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WHAT’S AT STAKE?
MEANS OF EGRESS DEFINITION:
A continuous and clear path from any occupied portion of a building to a public way, such as an outdoor sidewalk. A means of egress consists of three parts:
- The exit access – path within the building that leads to an exit
- The exit – doors to the outside, enclosed exit stairways, and horizontal exits
- The exit discharge – the route from the exit to the public way
Part 1: The Exit Access
When the IBC talks about “accessible,” it means that somebody in a wheelchair can use whatever thing they are referring to. Therefore, an “accessible space” means that a person in a wheelchair can enter and exit that space via an “accessible means of egress” (i.e. walkway, ramp, or elevator).
Accessible spaces must have two accessible means of egress, and they are typically required to be no less than 36″ wide.
For Non-accessible spaces, which are floors above or below the ground floor, the accessible pathway must lead to an exit stairway, elevator, or horizontal exit. These areas serve as an Area of Refuge where emergency responders will come to help people in wheelchairs.
Part 2: The Exit
The exit consists of an elevator with standby power or exit stairway and the exit door on the ground floor.
Part 3: The Exit Discharge
The exit discharge consists of either an accessible route, such as an ADA ramp or walkway, or a stair and platform with a refuge area.
Another commonly confused word is “egress.”
Egress is another word for “exit”, and is used in building code to refer to the means by which somebody can exit a building. For example, a fire escape is defined as a “means of egress” because that’s how somebody can get out of a building if there was an emergency. Most states and townships have building code that requires means of egress on each floor.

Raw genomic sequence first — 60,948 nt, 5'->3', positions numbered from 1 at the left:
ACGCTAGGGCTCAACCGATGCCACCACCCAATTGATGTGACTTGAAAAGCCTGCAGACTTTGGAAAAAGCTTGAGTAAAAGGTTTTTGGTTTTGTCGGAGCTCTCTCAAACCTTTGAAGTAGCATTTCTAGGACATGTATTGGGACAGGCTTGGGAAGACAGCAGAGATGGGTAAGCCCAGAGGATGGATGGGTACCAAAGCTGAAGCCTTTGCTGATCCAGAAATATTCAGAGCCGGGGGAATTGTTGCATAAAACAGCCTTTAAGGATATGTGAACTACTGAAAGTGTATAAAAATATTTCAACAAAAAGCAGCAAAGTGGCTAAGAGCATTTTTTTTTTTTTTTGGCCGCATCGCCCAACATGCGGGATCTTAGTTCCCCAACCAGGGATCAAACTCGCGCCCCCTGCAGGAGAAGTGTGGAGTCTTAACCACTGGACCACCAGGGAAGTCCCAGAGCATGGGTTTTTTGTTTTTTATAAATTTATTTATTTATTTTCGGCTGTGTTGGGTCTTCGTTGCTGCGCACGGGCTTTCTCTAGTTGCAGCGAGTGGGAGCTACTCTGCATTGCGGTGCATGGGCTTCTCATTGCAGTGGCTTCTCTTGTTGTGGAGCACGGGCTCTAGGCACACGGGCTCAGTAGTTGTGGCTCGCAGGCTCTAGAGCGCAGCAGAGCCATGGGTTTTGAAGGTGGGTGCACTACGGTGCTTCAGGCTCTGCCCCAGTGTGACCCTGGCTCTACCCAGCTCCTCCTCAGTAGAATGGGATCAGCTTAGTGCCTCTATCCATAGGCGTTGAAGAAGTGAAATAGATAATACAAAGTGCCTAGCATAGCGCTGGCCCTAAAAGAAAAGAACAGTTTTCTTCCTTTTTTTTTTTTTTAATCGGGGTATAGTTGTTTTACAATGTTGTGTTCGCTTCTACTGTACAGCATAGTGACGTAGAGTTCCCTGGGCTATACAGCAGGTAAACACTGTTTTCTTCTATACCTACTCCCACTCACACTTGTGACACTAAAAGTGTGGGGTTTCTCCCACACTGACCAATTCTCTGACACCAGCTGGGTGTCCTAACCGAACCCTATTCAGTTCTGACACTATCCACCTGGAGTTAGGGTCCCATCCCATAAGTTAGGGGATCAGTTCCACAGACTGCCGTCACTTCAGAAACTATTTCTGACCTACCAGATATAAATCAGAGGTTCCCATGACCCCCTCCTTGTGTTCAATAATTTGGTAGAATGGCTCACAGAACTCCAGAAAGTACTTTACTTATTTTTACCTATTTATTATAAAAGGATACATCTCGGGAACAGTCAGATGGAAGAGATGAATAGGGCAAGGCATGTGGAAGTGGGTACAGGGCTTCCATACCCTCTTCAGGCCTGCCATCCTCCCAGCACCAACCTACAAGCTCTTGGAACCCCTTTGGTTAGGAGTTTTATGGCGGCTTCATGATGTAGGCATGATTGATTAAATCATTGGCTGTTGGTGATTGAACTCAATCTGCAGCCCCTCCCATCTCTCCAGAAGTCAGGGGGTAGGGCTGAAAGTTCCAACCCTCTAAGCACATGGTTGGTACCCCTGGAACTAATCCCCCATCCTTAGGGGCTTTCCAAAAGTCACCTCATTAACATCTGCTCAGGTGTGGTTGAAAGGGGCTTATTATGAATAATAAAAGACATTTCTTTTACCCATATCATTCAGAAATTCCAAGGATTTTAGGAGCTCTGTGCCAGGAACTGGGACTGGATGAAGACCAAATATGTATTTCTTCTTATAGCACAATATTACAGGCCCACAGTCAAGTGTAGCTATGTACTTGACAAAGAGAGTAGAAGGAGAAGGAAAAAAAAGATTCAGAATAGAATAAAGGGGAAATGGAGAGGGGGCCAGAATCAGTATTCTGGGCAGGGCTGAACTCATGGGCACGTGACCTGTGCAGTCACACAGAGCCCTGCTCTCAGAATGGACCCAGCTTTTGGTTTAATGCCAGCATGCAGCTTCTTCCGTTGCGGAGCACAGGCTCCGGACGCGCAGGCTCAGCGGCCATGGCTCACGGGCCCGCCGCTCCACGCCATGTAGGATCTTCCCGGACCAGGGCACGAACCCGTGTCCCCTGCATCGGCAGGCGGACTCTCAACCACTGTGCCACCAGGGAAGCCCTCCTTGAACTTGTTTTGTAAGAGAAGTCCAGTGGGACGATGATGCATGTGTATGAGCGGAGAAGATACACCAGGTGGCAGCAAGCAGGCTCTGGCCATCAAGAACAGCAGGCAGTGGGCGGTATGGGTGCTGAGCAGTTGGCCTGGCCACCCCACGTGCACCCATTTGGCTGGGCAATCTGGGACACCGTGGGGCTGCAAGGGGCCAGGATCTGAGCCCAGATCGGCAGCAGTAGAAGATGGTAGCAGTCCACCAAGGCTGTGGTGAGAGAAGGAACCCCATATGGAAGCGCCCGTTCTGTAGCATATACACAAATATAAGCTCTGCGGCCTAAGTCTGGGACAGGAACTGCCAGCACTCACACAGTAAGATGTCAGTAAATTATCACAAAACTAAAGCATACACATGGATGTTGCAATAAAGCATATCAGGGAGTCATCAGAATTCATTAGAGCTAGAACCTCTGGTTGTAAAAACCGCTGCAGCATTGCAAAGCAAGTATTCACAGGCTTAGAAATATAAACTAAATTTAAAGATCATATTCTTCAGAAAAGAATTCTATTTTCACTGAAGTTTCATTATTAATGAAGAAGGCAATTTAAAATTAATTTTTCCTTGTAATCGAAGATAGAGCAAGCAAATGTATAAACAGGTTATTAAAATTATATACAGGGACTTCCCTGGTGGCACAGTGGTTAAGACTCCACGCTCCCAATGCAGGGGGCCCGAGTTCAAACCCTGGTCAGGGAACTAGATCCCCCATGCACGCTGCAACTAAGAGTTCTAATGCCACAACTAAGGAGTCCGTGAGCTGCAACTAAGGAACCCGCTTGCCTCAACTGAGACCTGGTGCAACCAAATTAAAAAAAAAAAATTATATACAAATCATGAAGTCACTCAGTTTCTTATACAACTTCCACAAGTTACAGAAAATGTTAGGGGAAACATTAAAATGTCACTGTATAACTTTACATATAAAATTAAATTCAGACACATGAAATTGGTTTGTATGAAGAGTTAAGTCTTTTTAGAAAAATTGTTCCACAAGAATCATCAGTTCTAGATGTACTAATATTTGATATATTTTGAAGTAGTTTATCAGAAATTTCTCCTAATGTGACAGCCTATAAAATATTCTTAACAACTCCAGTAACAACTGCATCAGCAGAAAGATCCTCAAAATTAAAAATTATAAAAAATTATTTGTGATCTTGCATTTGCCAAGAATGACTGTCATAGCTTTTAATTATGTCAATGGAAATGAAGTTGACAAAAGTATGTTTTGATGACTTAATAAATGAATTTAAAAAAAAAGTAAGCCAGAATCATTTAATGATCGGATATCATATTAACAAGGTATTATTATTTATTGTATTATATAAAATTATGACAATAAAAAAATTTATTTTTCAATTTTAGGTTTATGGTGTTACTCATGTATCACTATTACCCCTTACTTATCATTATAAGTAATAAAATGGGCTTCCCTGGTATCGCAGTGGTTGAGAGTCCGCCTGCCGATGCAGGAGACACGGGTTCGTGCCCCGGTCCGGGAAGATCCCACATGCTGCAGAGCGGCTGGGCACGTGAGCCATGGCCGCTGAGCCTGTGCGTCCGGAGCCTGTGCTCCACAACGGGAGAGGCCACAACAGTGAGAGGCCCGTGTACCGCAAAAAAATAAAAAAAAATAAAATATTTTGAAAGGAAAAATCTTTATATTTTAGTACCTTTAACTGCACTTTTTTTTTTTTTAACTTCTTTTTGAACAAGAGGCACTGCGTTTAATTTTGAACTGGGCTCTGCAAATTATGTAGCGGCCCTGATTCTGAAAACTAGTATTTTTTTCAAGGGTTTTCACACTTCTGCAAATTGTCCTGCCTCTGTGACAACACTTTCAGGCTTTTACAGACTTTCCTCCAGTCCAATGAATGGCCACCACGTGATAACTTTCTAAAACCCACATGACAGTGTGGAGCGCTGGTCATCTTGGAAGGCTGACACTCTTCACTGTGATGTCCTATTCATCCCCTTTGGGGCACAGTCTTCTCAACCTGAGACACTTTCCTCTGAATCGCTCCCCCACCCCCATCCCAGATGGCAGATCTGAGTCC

WHAT’S THE DANGER?
Slips, Trips and Falls
All roadways, paths, stairs, steps, etc. must be maintained in good condition and must not subject employees to risks to their health or safety. They must be free from slipping and tripping hazards and suitable arrangements must be in place to prevent falls.
The most likely injury at places of access and egress to the site are those associated with slips and trips. The principal control is the provision and maintenance of suitable surfaces. For an entrance into an existing building undergoing refurbishment, barrier matting can prevent floors from getting wet and slippery. In wet conditions staff must either wipe their feet or the mat will need to be large enough to take approximately seven or eight paces to traverse. Every effort should be made to prevent movement of the matting so careful selection is essential.
In the context of access and egress, Principal Hazards from working at height include:
- items dropped or falling from buildings and scaffolds at the boundaries and entrances to a site
- the placement of ladders and scaffolding blocking or impeding access.
HOW TO PROTECT YOURSELF
General Safety Regime
The condition of all walkways, roadways, staircases, steps, etc. be checked regularly, with suitable records kept. Such checks should form part of the active monitoring regime of the occupier of the premises. Checks should include visual examination of the ground for defects, wear and slipping and tripping hazards as well as checks on the operation and adequacy of the lighting and the condition of handrails, warning notices, etc. All defects must be report and effective repairs undertaken by a competent person.
Poor access/egress may lead to workplace accidents – Floors
About a third of all workplace accidents arise from slips, trips and falls. Many of these accidents are due to poor housekeeping, but others arise from poor conditions, such as defects in the floor, poor lighting and spillages. The Workplace, (Health, Safety and Welfare) Regulations 1992, require that every floor in a workplace shall be of a construction such that the floor is suitable for the purpose for which it is used. They must also be of sound construction and should have adequate strength and stability taking account of the loads placed on them and the traffic passing over them.